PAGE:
Paul Chong Monday, 6 February 2017
Chinese are smart & quick learners . . . by the process of “reversed engineering” they have in less than 10 years mastered the high speed rail technology. Now they are highly competitive pushing its way (overcoming obstacles) to connect the whole world with its quality technology.
With political will, incentive packages backed by financial resources such as AIIB (Asian Infrastructure Investment Bank), China Construction Bank or China Development Bank (which has in fact overtaken the World Bank), every possibility is at hand to see to its economic success of circumventing the world with high-speed rail (HSR).
Here China’s policy of win-win formula for all who jump unto the train wagon. It attracts investors & political leaders alike on a mutual benefit basis with little or no string attached. Developing economics & no less others are being pulled by China’s special incentive packages.
By 2020, only three years from now, experts are optimistic & predicting that you can enjoy at high speed from Beijing to London. Perhaps if not, by 2025. It follows then to travel from London under the Atlantic to New York!
The economic light shines bright at the end of the tunnel.
China’s first high-speed railway started operation in 2008 between Beijing and Tianjin. However, the whole project has not proceeded without major missteps. An accident on a high-speed rail line in Wenzhou, Zhejiang province in July 2011, killed at least 38 passengers and injured nearly 300, casting a shadow over the safety of China’s high-speed rail industry. Could the project be moving too fast?
As evidenced from the above accident which led to the sacking & imprisonment of the corrupted Minister of Transport, Liu Zhijun, the future of the high-speed rail system appeared to be doomed. In the initial stage, China suffered several setbacks when it pushed to export its high-speed rail technology . . . countries such as Venezuela, Mexico and Thailand turned down.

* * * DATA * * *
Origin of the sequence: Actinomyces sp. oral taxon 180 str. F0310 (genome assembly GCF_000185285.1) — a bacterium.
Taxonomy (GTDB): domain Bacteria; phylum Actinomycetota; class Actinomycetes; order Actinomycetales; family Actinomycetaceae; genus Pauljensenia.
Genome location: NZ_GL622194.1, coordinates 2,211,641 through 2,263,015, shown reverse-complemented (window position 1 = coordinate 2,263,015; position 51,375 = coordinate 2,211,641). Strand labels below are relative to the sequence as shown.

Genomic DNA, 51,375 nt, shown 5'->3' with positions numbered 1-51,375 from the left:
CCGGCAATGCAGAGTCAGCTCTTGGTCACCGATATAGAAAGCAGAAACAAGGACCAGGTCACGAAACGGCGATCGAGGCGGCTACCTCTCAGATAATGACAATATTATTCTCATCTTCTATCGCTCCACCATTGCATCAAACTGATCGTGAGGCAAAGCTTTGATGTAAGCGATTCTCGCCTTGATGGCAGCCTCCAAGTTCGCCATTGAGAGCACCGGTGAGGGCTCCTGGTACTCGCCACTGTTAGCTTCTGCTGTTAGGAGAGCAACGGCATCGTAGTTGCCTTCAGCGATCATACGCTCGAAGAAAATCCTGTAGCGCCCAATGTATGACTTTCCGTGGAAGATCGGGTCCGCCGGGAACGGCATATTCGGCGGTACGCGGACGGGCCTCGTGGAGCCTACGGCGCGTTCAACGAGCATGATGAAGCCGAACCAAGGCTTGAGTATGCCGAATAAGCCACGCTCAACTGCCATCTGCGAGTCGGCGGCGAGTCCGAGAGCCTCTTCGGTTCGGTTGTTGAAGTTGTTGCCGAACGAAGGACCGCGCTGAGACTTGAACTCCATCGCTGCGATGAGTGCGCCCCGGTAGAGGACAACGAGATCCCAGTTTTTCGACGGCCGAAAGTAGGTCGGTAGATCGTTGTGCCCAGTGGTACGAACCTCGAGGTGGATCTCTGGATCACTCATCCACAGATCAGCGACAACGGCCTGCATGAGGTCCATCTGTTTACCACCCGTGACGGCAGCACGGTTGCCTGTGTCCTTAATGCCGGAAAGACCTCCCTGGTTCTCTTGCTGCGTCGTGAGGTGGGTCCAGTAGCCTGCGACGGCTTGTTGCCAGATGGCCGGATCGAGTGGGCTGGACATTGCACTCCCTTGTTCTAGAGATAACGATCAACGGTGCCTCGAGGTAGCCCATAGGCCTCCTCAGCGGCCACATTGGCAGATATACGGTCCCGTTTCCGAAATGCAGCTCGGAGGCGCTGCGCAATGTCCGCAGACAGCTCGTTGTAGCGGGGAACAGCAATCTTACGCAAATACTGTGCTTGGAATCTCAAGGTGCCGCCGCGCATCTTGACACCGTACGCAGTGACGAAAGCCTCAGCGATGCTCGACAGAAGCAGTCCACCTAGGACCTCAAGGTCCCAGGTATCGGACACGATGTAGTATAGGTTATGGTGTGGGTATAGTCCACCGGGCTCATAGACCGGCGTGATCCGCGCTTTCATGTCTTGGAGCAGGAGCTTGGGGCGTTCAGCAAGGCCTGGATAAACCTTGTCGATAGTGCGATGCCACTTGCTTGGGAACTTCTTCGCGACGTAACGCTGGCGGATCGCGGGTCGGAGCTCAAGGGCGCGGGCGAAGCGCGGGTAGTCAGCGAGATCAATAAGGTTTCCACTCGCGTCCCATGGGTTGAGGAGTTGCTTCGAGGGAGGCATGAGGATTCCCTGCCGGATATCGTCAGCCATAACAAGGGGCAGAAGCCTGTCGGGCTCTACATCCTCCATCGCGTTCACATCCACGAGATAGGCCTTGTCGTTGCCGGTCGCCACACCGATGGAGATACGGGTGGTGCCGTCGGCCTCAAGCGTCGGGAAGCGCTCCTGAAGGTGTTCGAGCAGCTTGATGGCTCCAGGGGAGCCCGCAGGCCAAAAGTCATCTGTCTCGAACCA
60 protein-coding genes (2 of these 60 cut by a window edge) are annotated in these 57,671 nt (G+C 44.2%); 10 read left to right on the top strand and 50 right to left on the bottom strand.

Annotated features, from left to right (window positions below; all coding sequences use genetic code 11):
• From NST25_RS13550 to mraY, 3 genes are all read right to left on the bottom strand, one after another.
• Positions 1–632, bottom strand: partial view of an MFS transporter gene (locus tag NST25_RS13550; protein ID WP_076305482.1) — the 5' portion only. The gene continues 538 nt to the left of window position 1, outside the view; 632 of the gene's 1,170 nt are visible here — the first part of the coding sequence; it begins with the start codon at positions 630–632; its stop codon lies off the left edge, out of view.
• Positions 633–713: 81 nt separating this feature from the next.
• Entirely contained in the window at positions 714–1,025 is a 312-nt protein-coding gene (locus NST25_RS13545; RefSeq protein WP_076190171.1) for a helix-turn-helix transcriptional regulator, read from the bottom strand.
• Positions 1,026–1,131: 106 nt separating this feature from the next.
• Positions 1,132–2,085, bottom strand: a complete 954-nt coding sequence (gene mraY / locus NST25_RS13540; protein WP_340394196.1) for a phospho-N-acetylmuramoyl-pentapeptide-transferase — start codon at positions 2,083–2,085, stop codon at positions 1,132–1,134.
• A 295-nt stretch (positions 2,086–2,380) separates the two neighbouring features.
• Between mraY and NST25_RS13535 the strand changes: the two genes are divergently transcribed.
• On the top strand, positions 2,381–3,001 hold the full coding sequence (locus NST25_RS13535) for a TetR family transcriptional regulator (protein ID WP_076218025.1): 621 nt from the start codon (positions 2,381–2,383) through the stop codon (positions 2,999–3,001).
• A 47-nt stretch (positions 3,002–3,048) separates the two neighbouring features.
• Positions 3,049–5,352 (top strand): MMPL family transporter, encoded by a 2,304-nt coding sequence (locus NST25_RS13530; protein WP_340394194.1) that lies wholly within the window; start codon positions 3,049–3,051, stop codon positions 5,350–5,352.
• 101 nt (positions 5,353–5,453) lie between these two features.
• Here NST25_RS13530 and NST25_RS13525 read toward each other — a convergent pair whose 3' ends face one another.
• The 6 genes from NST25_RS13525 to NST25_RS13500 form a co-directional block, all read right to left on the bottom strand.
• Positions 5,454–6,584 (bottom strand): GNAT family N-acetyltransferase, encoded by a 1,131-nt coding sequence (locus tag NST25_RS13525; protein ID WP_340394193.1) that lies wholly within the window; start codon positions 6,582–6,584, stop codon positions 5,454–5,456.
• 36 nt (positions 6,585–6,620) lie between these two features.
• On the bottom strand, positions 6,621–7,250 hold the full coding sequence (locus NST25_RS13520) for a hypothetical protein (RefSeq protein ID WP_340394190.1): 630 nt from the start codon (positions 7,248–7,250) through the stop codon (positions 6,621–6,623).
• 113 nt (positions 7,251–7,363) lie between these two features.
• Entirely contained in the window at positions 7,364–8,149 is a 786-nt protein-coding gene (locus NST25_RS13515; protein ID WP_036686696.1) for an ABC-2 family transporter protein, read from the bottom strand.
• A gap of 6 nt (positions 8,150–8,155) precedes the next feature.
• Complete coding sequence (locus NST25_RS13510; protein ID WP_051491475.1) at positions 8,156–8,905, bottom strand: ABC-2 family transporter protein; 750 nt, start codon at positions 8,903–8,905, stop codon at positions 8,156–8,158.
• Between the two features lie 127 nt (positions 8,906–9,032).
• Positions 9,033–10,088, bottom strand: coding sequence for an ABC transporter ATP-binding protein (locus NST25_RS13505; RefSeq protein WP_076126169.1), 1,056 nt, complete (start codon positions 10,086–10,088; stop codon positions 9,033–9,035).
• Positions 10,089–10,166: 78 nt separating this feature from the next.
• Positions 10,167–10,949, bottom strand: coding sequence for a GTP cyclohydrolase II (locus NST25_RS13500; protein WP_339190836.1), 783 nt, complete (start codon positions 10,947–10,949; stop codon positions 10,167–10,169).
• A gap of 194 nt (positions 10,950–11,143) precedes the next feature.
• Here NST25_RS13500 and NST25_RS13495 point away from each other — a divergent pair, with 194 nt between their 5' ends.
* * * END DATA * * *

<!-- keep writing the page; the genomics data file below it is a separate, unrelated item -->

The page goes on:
The most recent setback was the US company XpressWest’s termination of its contract with China Railway International for a high-speed railway connecting Las Vegas and Los Angeles.
However, the low cost of Chinese products has been a traditional advantage. China’s bullet trains were a third cheaper than Japan or Germany’s, and were built in half the time of Japanese ones, Chinese experts said.
China’s “One Belt, One Road” initiative, the New Silk Road by land & by sea, proposed by President Xi Jinping, aimed at boosting trade links and infrastructure such as railways attract a great deal of attention & many countries along the belt route. China is to help Iran build high-speed rail as part of ‘One Belt, One Road’ strategy.
China and Japan are the biggest two competitors in the global high-speed railway market. Japan’s Shinkansen started operating domestically in 1964, when it became the world’s first high-speed rail system in commercial use. It is also the safest railway, without a fatal accident on record.
“Too many factors are involved in the setbacks of high-speed rail exports. Usually problems are unrelated to the production itself, but such as the terms of loans, level of interest rates and whether buyers can offer sovereign guarantees,” an executive at the China Railway Rolling Stock Corp (CRRC) headquarters said.
Officials from nearly 20 developing countries in Africa, Asia and South America visited the China Railway Rolling Stock Corporation’s (CRRC) Tangshan factory recently in a week-long program arranged by the Hong Kong-based Finance Centre for South-South Cooperation.
Most came from countries along the route of China’s “One Belt, One Road” initiative aimed at boosting trade links and infrastructure such as railways.
According to Weekend Australian recent report( 2 Oct. 2015), after months of confusion, back flips and uncertainty, the Indonesian government has finally awarded the contract to construct a prized railway link between Jakarta and Bandung to China. The disappointed Japanese chief cabinet secretary Yoshihide Suga broke the news to the world, saying: “I can’t understand this at all. It is highly unfortunate.”
Beijing has simply outmanoeuvred Tokyo on this bid as a result of a competitive financing package for Indonesia.
The Wall Street Journal reported that Gatot Trihargo, deputy minister for financial services at Indonesia’s Ministry of State-Owned Enterprises said China’s plan met Jakarta’s criteria that the project not depend on Indonesian financing or a loan guarantee.